Choose the correct alternative :

**(a)** Acceleration due to gravity increases/decreases with increasing altitude.

**(b)** Acceleration due to gravity increases/decreases with increasing depth (assume the earth to be a sphere of uniform density).

**(c)** Acceleration due to gravity is independent of the mass of the earth/mass of the body.

**(d)** The formula –G M m(\( \dfrac{1}{r_2}-\dfrac{1}{r_1}\)) is more/less accurate than the formula mg(r_{2} – r_{1}) for the difference of potential energy between two points r_{2} and r_{1} distance away from the centre of the earth.

Asked by Pragya Singh | 1 year ago | 77

**(a)** Acceleration due to gravity **decreases** with increasing altitude.

**(b)** Acceleration due to gravity **decreases** with increasing depth (assume the earth to be a sphere of uniform density).

**(c)** Acceleration due to gravity is independent of the mass of the **mass of the body**.

**(d) **The formula –G M m(\( \dfrac{1}{r_2}\) – \( \dfrac{1}{r_1}\)) ** more **accurate than the formula mg(r_{2} – r_{1}) for the difference of potential energy between two points r_{2} and r_{1} distance away from the centre of the earth.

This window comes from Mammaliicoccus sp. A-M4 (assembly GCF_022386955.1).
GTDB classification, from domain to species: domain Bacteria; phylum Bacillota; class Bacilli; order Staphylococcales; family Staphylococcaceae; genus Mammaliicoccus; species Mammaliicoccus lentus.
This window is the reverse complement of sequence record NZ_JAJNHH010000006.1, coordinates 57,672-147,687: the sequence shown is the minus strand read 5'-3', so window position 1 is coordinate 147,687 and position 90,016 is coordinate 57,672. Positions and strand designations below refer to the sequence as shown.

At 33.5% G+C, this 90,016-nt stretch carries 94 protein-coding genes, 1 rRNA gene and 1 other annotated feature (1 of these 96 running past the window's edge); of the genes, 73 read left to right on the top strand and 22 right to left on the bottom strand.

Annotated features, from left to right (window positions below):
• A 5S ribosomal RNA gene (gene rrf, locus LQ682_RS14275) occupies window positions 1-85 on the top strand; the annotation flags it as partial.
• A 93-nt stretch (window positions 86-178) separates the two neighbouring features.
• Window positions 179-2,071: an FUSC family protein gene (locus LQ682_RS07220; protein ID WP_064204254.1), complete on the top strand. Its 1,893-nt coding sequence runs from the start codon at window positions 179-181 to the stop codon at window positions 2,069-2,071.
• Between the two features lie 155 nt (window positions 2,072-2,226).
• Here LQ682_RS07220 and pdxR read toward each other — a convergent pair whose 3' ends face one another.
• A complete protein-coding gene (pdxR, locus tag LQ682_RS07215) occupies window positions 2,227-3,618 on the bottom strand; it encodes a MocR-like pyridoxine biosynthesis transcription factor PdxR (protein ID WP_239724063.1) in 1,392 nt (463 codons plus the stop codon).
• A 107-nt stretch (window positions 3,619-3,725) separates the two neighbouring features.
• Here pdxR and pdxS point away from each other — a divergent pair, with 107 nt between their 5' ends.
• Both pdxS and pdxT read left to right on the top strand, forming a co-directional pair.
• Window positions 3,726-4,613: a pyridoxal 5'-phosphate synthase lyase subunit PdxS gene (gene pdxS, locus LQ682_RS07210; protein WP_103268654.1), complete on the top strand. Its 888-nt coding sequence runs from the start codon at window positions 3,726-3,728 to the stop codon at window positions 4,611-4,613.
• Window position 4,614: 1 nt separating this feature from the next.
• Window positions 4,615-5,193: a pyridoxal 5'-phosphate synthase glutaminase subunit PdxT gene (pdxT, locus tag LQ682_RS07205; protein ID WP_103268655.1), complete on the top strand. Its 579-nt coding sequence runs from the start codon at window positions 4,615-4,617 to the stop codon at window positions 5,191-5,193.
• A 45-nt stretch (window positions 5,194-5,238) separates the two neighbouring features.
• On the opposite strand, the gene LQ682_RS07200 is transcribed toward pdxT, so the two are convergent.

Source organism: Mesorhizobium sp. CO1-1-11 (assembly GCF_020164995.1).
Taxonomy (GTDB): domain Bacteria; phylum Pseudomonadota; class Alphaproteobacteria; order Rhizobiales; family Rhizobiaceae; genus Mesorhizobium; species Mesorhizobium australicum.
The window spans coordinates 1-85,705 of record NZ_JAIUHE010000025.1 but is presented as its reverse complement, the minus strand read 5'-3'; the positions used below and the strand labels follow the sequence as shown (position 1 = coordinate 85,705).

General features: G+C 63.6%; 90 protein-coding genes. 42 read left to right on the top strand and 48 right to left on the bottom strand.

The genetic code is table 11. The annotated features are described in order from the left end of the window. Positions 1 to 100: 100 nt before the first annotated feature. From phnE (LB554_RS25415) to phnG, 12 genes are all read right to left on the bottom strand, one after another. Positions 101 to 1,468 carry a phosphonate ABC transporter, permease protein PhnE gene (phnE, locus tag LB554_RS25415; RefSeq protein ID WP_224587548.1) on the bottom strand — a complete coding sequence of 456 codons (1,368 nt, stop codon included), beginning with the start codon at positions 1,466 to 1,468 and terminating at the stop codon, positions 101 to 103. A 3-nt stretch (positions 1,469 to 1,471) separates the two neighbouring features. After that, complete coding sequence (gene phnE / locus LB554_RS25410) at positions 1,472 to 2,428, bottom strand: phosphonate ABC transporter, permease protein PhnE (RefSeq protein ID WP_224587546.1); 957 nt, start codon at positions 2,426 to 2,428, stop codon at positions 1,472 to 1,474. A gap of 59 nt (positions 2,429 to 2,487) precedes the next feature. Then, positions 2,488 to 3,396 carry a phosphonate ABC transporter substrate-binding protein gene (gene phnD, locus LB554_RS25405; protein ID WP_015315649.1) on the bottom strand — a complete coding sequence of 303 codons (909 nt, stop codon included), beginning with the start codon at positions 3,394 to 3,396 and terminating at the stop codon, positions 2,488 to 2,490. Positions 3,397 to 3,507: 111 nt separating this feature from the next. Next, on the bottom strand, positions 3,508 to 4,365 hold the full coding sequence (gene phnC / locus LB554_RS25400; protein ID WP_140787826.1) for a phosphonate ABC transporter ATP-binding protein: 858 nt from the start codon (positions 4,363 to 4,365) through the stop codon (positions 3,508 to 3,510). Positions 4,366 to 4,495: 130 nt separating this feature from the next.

A rocket is fired ‘vertically’ from the surface of mars with a speed of 2 km s^{–1}. If 20% of its initial energy is lost due to martian atmospheric resistance, how far will the rocket go from the surface of mars before returning to it? Mass of mars = 6.4×10^{23} kg; radius of mars = 3395 km; G = 6.67×10^{-11} N m^{2} kg^{–2}.

A spaceship is stationed on Mars. How much energy must be expended on the spaceship to launch it out of the solar system? Mass of the space ship = 1000 kg; mass of the sun = 2×1030 kg; mass of mars = 6.4×1023 kg; radius of mars = 3395 km; radius of the orbit of mars = 2.28 ×108 km; G = 6.67×10-11 N m2kg–2.

A star 2.5 times the mass of the sun and collapsed to a size of 12 km rotates with a speed of 1.2 rev. per second. (Extremely compact stars of this kind are known as neutron stars. Certain stellar objects called pulsars belong to this category). Will an object placed on its equator remain stuck to its surface due to gravity? (mass of the sun = 2×10^{30} kg).

As you have learnt in the text, a geostationary satellite orbits the earth at a height of nearly 36,000 km from the surface of the earth. What is the potential due to earth’s gravity at the site of this satellite? (Take the potential energy at infinity to be zero). Mass of the earth = 6.0×10^{24} kg, radius = 6400 km

Two heavy spheres each of mass 100 kg and radius 0.10 m are placed 1.0 m apart on a horizontal table. What is the gravitational force and potential at the midpoint of the line joining the centres of the spheres? Is an object placed at that point in equilibrium? If so, is the equilibrium stable or unstable?